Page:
1. First, we define the array that will hold the return objects and an error pointer.
  2. We use a regular NSData object to download the data from the web service, and then pass that NSData object into the iOS’s new JSON data service to decode the raw data into Objective-C object types (NSArrays, NSDictionaries, NSStrings, NSNumbers, etc).
  3. Next, we use the enumerateObjectsUsingBlock: method that we discussed earlier to convert the objects from regular NSDictionaries to IODItem class objects. We call the enumerateObjectsUsingBlock: method on the jsonInventory array and enumerate over it with a Block that casts the object passed to the Block as an NSDictionary object, uses that dictionary object to create a new IODItem, and finally adds that new item to the return inventory array.
  4. Finally, we return the inventory array. Note that we return a copy of the array instead of returning it directly, because we don’t want to return a mutable version. The copy method creates an immutable version you can safely return.

Now switch back to the IODItem.h and add the prototype for the method:

+ (NSArray*)retrieveInventoryItems;

Dispatch Queues and Grand Central Dispatch

Another concept that would be useful to learn is dispatch queues. Switch to IODViewController.m and add the following inside the @implementation block, just below the @synthesize statements.

dispatch_queue_t queue;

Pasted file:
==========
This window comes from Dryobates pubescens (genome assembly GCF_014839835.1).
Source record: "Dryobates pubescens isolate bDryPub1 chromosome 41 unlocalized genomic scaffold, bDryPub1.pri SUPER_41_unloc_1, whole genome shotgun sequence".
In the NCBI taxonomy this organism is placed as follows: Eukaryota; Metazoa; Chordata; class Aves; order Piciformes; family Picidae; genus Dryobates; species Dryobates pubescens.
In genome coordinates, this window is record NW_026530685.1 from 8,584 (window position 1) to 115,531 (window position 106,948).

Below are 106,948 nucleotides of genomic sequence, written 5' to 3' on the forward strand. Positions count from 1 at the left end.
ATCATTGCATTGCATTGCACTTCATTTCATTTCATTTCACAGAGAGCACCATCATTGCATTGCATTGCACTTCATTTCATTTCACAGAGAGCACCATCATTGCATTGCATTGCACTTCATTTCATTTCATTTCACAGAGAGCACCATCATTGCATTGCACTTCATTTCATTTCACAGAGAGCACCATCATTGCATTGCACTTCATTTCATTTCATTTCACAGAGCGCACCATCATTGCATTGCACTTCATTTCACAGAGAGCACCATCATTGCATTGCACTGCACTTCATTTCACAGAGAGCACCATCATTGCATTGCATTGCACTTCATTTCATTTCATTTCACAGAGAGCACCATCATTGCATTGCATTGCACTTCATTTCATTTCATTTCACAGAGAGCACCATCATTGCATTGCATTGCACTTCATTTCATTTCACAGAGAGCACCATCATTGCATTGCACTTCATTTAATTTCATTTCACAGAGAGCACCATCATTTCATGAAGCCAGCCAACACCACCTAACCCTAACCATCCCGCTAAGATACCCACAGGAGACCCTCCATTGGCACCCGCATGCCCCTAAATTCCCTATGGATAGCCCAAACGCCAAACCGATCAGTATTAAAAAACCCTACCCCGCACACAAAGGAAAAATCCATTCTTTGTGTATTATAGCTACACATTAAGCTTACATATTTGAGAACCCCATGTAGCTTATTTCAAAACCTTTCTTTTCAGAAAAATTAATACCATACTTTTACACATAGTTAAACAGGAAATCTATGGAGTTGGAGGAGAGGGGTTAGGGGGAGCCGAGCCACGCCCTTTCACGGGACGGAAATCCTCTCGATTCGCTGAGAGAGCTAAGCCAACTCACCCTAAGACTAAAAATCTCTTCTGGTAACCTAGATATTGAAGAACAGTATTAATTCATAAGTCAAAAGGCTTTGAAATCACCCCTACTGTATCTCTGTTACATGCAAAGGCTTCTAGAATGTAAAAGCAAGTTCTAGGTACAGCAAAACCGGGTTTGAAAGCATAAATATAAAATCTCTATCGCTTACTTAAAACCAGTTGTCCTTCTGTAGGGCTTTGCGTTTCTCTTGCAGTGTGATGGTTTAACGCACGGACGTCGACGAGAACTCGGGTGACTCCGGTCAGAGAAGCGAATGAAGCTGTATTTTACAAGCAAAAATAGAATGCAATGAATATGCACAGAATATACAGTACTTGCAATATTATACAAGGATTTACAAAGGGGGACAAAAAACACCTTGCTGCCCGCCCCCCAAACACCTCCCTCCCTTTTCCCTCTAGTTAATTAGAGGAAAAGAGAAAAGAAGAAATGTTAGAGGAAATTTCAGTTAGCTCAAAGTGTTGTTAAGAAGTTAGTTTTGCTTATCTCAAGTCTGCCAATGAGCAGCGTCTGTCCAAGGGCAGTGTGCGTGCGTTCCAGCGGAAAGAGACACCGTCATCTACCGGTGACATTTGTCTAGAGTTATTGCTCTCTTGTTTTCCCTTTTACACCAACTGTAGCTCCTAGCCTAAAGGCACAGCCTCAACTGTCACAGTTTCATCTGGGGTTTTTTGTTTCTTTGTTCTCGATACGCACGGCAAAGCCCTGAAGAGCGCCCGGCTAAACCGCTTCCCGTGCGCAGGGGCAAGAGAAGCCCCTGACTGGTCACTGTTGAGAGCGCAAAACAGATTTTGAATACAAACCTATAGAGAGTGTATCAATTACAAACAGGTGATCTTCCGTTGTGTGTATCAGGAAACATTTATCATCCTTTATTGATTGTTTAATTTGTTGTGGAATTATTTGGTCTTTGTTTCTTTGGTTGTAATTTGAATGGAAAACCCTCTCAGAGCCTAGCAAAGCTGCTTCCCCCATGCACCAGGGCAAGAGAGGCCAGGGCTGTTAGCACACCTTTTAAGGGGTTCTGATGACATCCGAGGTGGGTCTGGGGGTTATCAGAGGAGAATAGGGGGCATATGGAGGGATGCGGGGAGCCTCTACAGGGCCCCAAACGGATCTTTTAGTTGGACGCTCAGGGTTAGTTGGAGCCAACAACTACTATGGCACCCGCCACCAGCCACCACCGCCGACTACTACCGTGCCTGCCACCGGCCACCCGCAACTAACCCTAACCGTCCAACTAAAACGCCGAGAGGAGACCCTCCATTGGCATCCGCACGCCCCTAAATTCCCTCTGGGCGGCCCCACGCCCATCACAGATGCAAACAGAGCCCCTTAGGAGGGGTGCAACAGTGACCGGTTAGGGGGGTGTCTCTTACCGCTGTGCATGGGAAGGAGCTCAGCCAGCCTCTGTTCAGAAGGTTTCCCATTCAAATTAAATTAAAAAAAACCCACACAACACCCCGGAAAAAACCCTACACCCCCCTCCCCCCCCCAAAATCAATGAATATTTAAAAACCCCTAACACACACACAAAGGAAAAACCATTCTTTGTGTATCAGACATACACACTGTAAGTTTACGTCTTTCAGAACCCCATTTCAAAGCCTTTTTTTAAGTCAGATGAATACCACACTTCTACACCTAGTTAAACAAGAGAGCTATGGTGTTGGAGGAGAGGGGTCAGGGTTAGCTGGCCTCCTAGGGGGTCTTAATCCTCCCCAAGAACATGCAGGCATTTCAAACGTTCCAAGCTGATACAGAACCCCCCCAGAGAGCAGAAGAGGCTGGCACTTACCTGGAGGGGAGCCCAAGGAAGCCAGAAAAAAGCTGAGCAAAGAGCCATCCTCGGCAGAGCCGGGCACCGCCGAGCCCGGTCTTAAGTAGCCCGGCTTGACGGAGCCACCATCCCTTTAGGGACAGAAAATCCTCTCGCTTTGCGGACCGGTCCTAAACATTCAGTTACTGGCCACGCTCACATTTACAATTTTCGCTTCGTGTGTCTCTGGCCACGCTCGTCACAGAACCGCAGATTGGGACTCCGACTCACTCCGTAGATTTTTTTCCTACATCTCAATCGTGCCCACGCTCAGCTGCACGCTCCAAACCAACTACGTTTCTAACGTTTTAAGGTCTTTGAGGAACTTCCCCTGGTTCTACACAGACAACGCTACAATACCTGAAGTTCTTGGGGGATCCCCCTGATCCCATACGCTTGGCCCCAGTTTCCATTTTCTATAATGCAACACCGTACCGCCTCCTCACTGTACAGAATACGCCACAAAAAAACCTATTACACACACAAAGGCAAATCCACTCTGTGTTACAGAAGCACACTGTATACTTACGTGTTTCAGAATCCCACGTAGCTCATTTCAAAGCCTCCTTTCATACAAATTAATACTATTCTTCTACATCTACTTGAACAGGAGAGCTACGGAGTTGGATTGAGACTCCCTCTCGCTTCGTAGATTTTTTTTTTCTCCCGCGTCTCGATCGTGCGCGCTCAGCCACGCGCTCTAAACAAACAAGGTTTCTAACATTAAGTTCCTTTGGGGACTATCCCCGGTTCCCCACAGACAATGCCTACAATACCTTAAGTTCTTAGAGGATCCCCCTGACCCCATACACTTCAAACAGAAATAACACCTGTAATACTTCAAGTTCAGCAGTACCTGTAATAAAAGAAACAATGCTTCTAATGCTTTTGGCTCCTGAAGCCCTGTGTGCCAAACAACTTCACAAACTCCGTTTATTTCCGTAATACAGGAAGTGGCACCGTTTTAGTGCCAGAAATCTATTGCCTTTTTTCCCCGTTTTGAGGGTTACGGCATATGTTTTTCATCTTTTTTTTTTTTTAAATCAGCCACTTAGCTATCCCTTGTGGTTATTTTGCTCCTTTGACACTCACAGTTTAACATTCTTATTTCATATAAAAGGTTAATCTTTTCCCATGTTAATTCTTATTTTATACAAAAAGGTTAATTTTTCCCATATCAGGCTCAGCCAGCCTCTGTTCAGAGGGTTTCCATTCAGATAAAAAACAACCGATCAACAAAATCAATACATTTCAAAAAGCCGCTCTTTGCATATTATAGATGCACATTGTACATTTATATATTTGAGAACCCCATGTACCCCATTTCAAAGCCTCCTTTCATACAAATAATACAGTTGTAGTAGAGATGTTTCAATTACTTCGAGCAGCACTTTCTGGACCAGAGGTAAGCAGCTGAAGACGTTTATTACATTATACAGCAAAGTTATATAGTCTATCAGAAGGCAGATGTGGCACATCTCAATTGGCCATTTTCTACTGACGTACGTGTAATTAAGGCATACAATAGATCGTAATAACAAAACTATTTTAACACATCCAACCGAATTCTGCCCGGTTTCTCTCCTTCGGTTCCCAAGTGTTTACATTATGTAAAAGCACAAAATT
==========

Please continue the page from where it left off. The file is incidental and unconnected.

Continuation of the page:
Then, inside the viewDidLoad method, add this line to the end of the method:

queue = dispatch_queue_create("com.adamburkepile.queue",nil);

The first parameter for the dispatch_queue_create method is the queue name. You can name it however you want, but it has to be unique to the entire system. This is why Apple recommends a reverse DNS-style name.

You need to release the queue when you deallocate the view controller. Even though you’re using ARC with this project, ARC doesn’t manage dispatch queues, so you need to manually release it. But remember that with ARC enabled, you don’t have to call [super dealloc] inside of the dealloc method. So add the following to the end of your code:

-(void)dealloc {
        dispatch_release(queue);
}

Now let’s put that queue to use. Add the following three lines to viewDidAppear below the existing code:

	// 1 - Set initial label text
	ibChalkboardLabel.text = @"Loading Inventory...";
	// 2 - Get inventory
	self.inventory = [[IODItem retrieveInventoryItems] mutableCopy];
	// 3 - Set inventory loaded text
	ibChalkboardLabel.text = @"Inventory Loaded\n\nHow can I help you?";